Ray Kelly is back in the news as a dark-horse candidate to head the FBI, following President Donald Trump’s dismissal of James Comey.

Kelly’s credentials as NYC’s longest-serving police commissioner have been cited in the media. Reps. Dan Donovan of Staten Island and Peter King of Long Island have voiced support. And his Muslim surveillance policies that played at the edge of the U.S. Constitution dovetail with Trump’s views on immigrants from predominantly Muslim countries.

Although he pushed Kelly as FBI director in 2012 before President Barack Obama appointed Comey, Sen. Chuck Schumer has remained silent this time around. As the Senate minority leader who opposes virtually everything Trump proposes, Schumer is aware his support for anyone in the Trump administration is the kiss of death.

There’s little to no chance Kelly will get the FBI job. Kelly’s age — he turns 76 in September — plus infirmities such as diabetes and quadruple bypass surgery, are not the reason.

Kelly is detested and distrusted by many at the FBI. Here are the reasons:

  • As part of his Muslim surveillance policies, he refused to share information and credit with the FBI, and fought with the bureau for jurisdiction.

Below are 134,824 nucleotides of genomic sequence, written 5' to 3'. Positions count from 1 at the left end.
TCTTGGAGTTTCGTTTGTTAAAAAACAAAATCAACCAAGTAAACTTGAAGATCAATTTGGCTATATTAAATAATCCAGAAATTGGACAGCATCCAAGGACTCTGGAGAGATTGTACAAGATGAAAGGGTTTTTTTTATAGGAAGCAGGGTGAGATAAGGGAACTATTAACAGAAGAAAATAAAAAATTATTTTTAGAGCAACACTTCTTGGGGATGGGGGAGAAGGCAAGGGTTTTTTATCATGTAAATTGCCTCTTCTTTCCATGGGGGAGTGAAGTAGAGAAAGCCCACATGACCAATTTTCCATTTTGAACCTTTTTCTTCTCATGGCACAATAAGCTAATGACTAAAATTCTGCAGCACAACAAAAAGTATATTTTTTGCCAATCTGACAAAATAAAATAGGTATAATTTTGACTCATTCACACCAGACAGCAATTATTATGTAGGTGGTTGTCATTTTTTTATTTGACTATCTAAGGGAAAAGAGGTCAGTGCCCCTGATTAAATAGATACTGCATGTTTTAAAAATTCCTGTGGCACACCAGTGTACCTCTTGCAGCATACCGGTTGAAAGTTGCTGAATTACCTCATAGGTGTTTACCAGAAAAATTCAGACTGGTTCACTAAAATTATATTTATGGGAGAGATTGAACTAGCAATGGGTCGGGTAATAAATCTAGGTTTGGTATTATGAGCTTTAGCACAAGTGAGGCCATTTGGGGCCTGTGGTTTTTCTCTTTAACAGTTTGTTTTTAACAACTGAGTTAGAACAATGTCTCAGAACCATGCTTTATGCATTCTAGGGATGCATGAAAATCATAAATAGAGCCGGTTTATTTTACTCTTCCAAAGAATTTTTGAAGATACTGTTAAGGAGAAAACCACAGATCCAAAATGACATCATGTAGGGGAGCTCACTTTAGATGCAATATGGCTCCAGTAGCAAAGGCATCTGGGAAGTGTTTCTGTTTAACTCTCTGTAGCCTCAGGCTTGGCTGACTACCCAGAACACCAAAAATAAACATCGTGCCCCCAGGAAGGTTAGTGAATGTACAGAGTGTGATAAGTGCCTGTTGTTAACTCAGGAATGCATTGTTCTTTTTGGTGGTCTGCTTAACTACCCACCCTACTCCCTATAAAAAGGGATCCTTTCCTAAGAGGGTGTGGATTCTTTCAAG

• NYPD detectives assigned overseas rivaled the FBI’s legal attaches in U.S. embassies. After the 2004 Madrid train bombings, for example, NYPD detectives raced there to beat the FBI in interviewing the Spanish national police. According to an FBI official at the time, “The only information they passed to us as a result of the excursion to Madrid was material that had already been in the newspapers in the Spanish press.”
  • After the arrest of radical Muslim cleric Abu Hamza al-Masri in London in 2004 on terrorism charges, Kelly publicly singled out for praise a detective who was part of the FBI Joint Terrorism Task Force. After Kelly outed him, the detective had to return to NYC for “security concerns.”
  • Trump reportedly has asked people about Kelly’s loyalty. Two people he might consult are former Mayors Michael Bloomberg and David Dinkins, under whom Kelly served. He followed their policies, but in Bloomberg’s case he led more than followed.
  • Whether that’s the kind of loyalty Trump is searching for remains to be seen.